Our Favorite Moments from This Year’s Pickathon

Portland's Help incited the moistest mosh of the whole festival.

For a festival headlined by Phil Lesh and Nathaniel Rateliff & the Night Sweats—and where seemingly half the audience brings toddlers and would rather sit in REI camping chairs than mosh—this year's Pickathon was strangely dominated by post-punk. There might have been a little dissonance between the idyllic setting and the rowdy sets, but that doesn't mean any set with a fiddle was a wash, or that this year's festival was all doom and gloom. Held during a blisteringly hot weekend, there were just as many moments of respite as eardrum-busting performances. Here are some of the best sets we saw.

Reptaliens at the Treeline Stage
Portland's Reptaliens are probably tired of hearing their music described as "dreamwave" or "spacepop." But they can't really blame us—the band's sound is powered by cosmic weirdness. Their set was punctuated by audio excerpts from Marshall Applewhite's Heaven's Gate videos, and guitarist Austin Smith's constant wardrobe changes—from silver cloak and alien mask, to crocodile mask and a ghillie suit, to a Slenderman-Doc Brown hybrid—really made it seem that we had evacuated Earth. The whirling keys, bouncing guitars and Bambi Browning's breathy voice coalesced into a dreamy soundbath. While a majority of their Pickathon co-performers chose to stay grounded, Reptaliens shot up past the setting sun. How high you go depends on how much you can buy into what they're selling, but the band drives a hard bargain—their Pickathon set was fun as hell. JORDAN MONTERO.

Help at the Galaxy Barn
It's always nice to see Portland's own exciting a crowd (slightly) outside of our local scene. During their Saturday set, that's exactly what Help did. With their trusty stage tire in tow, Ryan Neighbors, Bim Ditson and Boone Howard crammed onto the tiny, eclectically lit stage in the hot as hell Galaxy Barn. The audience packed in like sardines, and the intimate venue quickly turned into a sensory overload. Neighbors intensely jostled around stage, and the crowd began to mirror his energy. Soon enough, swaths of sweaty bodies began feverishly crashing into each other for what was probably the moistest mosh of the whole festival. CERVANTÉ POPE.

B Boys at the Treeline Stage
The Brooklyn-bred three piece B Boys are overachieving students in Punk's School of Rock. They sound as if Television Personalities rode the New York City subway every day for the last 40 years. If they were an inanimate object, they'd be the beaten, Sharpie-spattered Vans that bassist Brendon Avalos wore on Saturday. Most the band's head-rattling punk is about rejection: rejection of mainstream culture, of capitalism, of repetition. It's hard to tell if their music is a relief from mania or an indulged study of it. Is writing songs satirizing modern consumer culture the endgame, or is it just a step towards something else? Whatever it is, it clearly lit a flame under the audience, causing bodies to slam and swing into each other without caution, and a lone, black-and-white-dotted bra to be hurled at the band's feet. Simply put, B Boys' music is exactly what punk is supposed to be. JM.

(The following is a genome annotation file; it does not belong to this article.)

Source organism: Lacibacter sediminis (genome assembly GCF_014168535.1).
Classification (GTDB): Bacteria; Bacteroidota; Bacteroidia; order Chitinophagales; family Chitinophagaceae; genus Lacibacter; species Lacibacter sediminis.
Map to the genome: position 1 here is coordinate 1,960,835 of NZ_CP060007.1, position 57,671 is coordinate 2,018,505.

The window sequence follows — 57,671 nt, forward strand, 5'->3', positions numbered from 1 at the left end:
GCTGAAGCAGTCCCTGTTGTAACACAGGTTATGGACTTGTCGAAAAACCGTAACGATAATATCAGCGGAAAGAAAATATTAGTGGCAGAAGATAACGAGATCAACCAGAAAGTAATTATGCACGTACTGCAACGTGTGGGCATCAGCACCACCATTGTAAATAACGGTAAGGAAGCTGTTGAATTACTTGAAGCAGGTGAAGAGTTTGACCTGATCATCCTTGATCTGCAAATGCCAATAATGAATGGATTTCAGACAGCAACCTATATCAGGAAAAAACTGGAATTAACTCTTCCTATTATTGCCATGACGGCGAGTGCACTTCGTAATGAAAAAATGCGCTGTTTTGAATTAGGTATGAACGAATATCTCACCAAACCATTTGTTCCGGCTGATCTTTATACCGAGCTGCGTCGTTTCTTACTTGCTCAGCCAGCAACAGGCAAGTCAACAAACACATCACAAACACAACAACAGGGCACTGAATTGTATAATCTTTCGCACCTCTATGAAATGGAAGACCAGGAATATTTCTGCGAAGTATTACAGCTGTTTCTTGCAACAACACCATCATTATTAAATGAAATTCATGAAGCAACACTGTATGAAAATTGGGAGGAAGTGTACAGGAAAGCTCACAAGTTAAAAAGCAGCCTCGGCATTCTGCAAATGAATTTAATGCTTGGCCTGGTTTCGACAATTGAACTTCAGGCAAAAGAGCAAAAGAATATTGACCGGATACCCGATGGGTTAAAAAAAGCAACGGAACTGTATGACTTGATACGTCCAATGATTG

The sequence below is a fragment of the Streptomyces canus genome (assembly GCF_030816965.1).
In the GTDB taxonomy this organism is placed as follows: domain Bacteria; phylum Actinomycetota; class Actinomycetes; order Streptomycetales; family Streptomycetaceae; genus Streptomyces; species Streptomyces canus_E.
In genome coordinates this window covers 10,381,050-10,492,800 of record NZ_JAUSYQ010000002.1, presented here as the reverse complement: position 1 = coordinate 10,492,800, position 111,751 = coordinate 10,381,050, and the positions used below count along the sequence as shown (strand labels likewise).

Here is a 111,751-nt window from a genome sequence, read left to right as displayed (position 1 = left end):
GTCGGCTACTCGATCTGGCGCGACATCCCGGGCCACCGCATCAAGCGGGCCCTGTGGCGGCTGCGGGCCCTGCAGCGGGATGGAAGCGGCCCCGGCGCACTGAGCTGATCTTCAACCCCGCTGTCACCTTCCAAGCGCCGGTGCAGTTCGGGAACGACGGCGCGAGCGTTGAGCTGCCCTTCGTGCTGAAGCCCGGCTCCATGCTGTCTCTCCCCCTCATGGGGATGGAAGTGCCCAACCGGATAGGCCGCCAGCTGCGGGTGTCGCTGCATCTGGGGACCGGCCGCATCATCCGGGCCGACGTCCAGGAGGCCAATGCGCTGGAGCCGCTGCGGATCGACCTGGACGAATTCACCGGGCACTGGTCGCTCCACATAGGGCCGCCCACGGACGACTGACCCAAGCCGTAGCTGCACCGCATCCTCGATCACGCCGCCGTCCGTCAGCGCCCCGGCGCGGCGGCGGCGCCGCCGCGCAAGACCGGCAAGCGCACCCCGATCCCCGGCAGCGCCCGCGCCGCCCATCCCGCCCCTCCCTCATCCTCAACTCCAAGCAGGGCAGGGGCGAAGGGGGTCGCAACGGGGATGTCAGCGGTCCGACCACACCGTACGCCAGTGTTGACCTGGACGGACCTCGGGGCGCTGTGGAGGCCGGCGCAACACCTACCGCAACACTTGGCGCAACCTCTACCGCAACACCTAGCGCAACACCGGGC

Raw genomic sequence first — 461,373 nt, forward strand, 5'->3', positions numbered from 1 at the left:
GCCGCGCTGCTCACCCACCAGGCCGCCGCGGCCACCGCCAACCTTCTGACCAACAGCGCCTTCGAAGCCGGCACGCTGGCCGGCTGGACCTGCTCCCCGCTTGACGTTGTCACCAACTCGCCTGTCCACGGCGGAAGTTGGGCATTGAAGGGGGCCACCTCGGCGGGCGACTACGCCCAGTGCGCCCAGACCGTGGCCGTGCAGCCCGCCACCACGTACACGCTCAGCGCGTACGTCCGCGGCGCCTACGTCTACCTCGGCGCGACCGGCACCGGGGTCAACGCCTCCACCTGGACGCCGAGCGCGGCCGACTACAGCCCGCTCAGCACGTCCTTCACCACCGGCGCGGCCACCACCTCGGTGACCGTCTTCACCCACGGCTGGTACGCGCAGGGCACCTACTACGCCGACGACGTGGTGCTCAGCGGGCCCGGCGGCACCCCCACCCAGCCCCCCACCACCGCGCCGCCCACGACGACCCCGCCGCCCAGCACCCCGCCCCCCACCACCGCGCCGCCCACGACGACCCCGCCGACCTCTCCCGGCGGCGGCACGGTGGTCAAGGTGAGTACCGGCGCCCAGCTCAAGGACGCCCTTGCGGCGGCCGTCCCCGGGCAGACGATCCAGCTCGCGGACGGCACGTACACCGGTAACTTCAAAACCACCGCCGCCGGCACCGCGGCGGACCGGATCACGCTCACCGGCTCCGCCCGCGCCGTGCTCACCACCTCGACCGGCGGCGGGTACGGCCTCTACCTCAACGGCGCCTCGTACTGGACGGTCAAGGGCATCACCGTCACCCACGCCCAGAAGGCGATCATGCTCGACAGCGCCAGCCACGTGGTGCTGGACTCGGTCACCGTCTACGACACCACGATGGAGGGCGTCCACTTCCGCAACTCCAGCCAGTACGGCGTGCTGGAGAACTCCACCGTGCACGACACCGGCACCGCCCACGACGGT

Miya Folick at Woods Stage
On Saturday, Miya Folick turned the Woods Stage into an '80s teenpop sing-your-heart-out movie scene. "Freak Out," off her 2018 Terrible Records debut, Premonitions, alludes to the art pop of Charlie XCX, but on stage, it translated into something almost Springsteen-esque. When the music slowed, she evoked the vocals of a glittery Bjork, and her classically trained, reverb-soaked voice soared over compositions that sounded straight out of a Cranberries songbook. There's anxiety behind Folick's lyrics, but the vulnerability she shows is transmitted through pure strength. Near the end of her set, she confessed her self-doubt, as a way to reassure to anyone crowd who might have feel the same way. "It's a myth," she said, arms floating overhead. "Only I know what to do with my life, and only you know what to do with yours." Folick seems to find beauty in everything, but on Saturday, she forged a beauty of her own. JM.